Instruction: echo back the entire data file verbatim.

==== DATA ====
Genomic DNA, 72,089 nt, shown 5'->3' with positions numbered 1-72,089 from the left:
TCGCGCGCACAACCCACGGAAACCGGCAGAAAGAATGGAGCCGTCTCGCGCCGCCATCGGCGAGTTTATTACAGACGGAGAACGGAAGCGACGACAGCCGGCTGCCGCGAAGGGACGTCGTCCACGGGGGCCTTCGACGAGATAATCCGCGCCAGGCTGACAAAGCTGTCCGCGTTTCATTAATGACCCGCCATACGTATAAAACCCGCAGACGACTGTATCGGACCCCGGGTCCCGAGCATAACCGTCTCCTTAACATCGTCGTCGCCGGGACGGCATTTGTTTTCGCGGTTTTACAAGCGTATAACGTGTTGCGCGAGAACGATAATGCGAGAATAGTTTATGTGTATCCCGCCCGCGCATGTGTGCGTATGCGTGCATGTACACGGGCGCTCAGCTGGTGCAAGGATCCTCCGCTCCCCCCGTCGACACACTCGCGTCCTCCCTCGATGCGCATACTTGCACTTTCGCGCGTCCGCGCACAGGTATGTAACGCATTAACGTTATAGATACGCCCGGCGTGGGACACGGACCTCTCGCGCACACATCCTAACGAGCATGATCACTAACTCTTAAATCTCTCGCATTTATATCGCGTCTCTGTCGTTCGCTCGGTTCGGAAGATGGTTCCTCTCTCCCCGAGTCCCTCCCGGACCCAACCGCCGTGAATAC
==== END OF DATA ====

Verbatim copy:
Genomic DNA, 72,089 nt, shown 5'->3' with positions numbered 1-72,089 from the left:
TCGCGCGCACAACCCACGGAAACCGGCAGAAAGAATGGAGCCGTCTCGCGCCGCCATCGGCGAGTTTATTACAGACGGAGAACGGAAGCGACGACAGCCGGCTGCCGCGAAGGGACGTCGTCCACGGGGGCCTTCGACGAGATAATCCGCGCCAGGCTGACAAAGCTGTCCGCGTTTCATTAATGACCCGCCATACGTATAAAACCCGCAGACGACTGTATCGGACCCCGGGTCCCGAGCATAACCGTCTCCTTAACATCGTCGTCGCCGGGACGGCATTTGTTTTCGCGGTTTTACAAGCGTATAACGTGTTGCGCGAGAACGATAATGCGAGAATAGTTTATGTGTATCCCGCCCGCGCATGTGTGCGTATGCGTGCATGTACACGGGCGCTCAGCTGGTGCAAGGATCCTCCGCTCCCCCCGTCGACACACTCGCGTCCTCCCTCGATGCGCATACTTGCACTTTCGCGCGTCCGCGCACAGGTATGTAACGCATTAACGTTATAGATACGCCCGGCGTGGGACACGGACCTCTCGCGCACACATCCTAACGAGCATGATCACTAACTCTTAAATCTCTCGCATTTATATCGCGTCTCTGTCGTTCGCTCGGTTCGGAAGATGGTTCCTCTCTCCCCGAGTCCCTCCCGGACCCAACCGCCGTGAATAC